#BoosieHome

Lil Boosie

It’s amazing how a narrative can be built around your life that creates an illusory image of someone you’re not.  What I find even more amazing is that this actually works.  When you think of reality television, say, the Love & Hip Hop series or The Real Housewives of Atlanta, you think of being addicted to endless drama that you can’t seem to turn away from.  Deep down you actually love it, even though you know its not good.  Most of us can agree that most reality stars are obnoxious, undeserving celebrities, with deep-seated emotional issues, who’ve achieved a false sense of fame by virtue of their drama.  Though we criticize their behavior in conversation, conversely we help boost their ratings by watching their television shows, and add to their narrative when blogging about them on social media sites.  Subsequently, we give them power.

This “anyone can be a celebrity” phenomena extends itself to Hip Hop, too, and recently freed prisoner, Torrence “Lil Boosie Bad Azz” Hatch is a prime example.  Born and raised in the poverty stricken streets of South Side Baton Rouge, Louisiana, his music reflects, and even romanticizes, his affair with street life.  Preaching a criminal street gospel, Boosie started to make a name for himself on a national level when he teamed up with fellow Trill Entertainment label mate, Webbie, and recorded a series of mixtapes appropriately named, Trill Azz Mixtape and Trill Azz Mixes II.

In the early 2000’s mixtapes became increasingly popular in the wake of a shifting music industry that began to rely heavily on the independency of the artist.  For years record companies controlled artists’ careers, royalties, and anything else you can think of.  But the dawn of social media changed that.  Now, artists were able to have real time access and feedback from fans.  They were also able to build a fan base without the help of record companies that would normally spend enormous budget dollars on an artists’ development to create a marketable image.  With more control over their image and a better knowledge of their fan base, artists could demand more from record companies. For rappers, this era of music helped to break the barriers for Hip Hop’s sub-genres to peak into the mainstream; i.e., Southern Hip Hop, Crunk, Bounce, and Snap.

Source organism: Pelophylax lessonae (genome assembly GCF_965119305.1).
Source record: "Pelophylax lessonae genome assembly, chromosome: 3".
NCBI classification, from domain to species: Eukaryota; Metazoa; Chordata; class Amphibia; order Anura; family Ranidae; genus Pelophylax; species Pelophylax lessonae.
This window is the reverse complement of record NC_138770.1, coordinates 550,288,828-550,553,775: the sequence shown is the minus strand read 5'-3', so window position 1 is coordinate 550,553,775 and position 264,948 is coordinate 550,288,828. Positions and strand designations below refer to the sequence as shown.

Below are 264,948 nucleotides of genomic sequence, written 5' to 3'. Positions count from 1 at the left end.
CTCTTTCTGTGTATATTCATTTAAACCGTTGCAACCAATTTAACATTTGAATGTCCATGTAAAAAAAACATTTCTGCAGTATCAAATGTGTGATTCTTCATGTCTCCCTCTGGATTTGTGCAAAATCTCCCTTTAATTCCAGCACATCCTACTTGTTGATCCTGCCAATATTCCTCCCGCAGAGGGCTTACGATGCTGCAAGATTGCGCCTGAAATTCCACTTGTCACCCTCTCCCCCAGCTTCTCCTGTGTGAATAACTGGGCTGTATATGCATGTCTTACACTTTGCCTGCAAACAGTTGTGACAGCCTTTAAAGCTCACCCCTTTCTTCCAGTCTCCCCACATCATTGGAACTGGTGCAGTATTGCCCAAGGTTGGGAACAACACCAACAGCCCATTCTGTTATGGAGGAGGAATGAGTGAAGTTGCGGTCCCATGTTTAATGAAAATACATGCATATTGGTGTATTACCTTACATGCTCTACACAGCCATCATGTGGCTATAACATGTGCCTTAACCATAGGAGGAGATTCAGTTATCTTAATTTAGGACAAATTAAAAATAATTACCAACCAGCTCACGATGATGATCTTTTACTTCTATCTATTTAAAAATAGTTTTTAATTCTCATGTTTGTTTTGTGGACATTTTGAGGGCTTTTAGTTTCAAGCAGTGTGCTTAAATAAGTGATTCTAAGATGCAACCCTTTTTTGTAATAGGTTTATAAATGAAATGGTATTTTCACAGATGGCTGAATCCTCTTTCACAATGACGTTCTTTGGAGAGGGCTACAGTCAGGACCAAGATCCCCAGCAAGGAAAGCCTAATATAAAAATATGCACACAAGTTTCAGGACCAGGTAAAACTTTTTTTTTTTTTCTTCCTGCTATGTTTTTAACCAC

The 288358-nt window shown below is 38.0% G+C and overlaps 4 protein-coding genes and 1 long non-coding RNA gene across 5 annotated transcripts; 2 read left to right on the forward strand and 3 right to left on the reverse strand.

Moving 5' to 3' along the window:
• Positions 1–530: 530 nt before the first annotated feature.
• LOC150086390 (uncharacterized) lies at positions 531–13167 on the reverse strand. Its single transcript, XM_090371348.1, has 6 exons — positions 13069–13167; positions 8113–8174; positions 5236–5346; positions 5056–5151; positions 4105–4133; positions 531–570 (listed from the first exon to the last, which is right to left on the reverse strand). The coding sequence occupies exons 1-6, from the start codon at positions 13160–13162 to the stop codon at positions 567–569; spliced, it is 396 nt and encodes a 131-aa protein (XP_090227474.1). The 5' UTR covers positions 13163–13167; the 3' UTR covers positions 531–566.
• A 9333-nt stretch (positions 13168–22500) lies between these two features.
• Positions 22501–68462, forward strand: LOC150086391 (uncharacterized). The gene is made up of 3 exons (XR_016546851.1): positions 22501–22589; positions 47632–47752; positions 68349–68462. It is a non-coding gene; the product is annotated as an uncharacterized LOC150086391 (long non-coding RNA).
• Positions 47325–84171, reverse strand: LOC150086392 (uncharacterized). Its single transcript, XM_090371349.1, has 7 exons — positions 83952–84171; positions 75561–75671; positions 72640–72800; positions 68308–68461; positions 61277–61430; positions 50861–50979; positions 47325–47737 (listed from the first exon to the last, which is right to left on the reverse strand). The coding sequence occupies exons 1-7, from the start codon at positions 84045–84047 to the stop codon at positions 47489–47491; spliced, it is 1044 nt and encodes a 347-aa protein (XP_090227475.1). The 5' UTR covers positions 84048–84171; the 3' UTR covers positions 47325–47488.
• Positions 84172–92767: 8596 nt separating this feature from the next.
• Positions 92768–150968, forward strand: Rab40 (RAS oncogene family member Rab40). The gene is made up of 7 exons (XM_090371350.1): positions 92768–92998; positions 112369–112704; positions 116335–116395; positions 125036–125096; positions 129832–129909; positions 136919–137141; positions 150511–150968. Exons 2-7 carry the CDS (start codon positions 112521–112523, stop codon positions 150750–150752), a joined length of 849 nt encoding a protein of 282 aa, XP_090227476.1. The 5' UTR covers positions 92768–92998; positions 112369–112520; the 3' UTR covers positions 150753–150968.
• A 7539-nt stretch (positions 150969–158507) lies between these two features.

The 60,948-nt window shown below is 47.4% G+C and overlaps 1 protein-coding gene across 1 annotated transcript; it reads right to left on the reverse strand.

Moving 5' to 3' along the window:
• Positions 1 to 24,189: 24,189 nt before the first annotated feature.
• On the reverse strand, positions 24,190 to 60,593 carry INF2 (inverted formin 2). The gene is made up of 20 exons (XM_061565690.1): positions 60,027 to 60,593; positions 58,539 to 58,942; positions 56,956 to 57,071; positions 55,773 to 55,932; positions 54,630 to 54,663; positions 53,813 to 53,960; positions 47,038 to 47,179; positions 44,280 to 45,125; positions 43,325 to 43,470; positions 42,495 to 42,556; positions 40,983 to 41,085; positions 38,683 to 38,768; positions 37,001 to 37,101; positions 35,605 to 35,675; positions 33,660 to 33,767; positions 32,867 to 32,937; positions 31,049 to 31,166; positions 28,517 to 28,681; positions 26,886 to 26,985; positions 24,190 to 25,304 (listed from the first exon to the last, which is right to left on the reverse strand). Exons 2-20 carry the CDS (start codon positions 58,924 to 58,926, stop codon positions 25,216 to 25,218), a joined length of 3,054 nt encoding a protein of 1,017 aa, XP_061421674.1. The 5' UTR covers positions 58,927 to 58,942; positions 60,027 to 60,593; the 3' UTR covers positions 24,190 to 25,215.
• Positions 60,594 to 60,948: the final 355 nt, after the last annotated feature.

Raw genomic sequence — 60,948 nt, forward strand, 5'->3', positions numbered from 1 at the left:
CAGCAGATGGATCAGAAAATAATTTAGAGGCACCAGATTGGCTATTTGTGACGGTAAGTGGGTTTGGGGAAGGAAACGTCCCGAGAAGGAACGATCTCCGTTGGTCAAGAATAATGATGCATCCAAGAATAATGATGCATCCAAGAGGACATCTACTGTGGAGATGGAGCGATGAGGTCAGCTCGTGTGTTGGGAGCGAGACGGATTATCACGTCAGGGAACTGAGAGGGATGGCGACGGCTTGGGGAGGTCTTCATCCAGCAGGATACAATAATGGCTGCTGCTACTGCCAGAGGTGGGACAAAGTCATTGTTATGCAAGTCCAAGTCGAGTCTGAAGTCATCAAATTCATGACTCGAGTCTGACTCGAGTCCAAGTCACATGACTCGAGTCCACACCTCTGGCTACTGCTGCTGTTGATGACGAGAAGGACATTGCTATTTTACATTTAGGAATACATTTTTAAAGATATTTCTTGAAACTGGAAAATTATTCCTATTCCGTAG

Boosie is an outlier in this sense because he rose to prominence at an opportune time as a Southern rapper and monetized handsomely off his niche demographic.  With his 2006 debut album Bad Azz Boosie became a rising star in Hip Hop.

Image Is Everything

In the late 1990’s the Coca Cola Company launched a marketing campaign for one of its soft drinks; Sprite, with the tag line, “Image is Nothing, Thirst is everything. Obey your thirst.”  The brilliance of this tag line is that Sprite becomes the image you see when you think of thirst, even though soda can never truly quench your thirst.  In fact, it has an adverse effect.  It dehydrates you.  It’s an illusory image.